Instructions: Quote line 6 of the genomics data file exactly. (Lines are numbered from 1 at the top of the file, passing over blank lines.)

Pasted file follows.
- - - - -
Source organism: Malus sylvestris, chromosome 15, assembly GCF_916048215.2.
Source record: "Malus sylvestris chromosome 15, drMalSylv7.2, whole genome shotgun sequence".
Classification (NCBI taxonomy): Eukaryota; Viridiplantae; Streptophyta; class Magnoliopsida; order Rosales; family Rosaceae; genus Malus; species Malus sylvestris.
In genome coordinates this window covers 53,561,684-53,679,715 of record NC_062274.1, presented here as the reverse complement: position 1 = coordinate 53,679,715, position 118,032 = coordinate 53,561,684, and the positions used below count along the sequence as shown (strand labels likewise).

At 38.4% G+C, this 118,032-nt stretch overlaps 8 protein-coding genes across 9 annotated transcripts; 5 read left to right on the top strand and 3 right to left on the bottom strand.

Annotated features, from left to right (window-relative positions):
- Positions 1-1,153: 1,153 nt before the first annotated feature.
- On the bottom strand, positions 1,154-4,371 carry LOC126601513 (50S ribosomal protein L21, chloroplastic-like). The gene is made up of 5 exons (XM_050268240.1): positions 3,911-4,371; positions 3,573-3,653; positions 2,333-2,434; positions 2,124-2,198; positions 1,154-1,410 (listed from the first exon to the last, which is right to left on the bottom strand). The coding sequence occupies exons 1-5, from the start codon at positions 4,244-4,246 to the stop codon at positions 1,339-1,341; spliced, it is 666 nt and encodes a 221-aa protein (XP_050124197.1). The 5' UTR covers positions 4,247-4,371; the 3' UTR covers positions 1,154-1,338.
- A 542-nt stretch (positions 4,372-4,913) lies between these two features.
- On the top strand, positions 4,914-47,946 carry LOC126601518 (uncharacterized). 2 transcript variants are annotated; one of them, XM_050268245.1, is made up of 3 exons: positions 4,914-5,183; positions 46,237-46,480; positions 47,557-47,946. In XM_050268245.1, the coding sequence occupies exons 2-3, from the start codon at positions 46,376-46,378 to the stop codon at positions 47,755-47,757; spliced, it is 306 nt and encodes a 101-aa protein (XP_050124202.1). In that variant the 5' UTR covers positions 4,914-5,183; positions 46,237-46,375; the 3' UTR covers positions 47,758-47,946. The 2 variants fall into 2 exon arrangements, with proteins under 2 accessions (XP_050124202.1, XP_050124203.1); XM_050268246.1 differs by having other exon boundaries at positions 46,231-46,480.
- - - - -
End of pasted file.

Annotated features, from left to right (window-relative positions):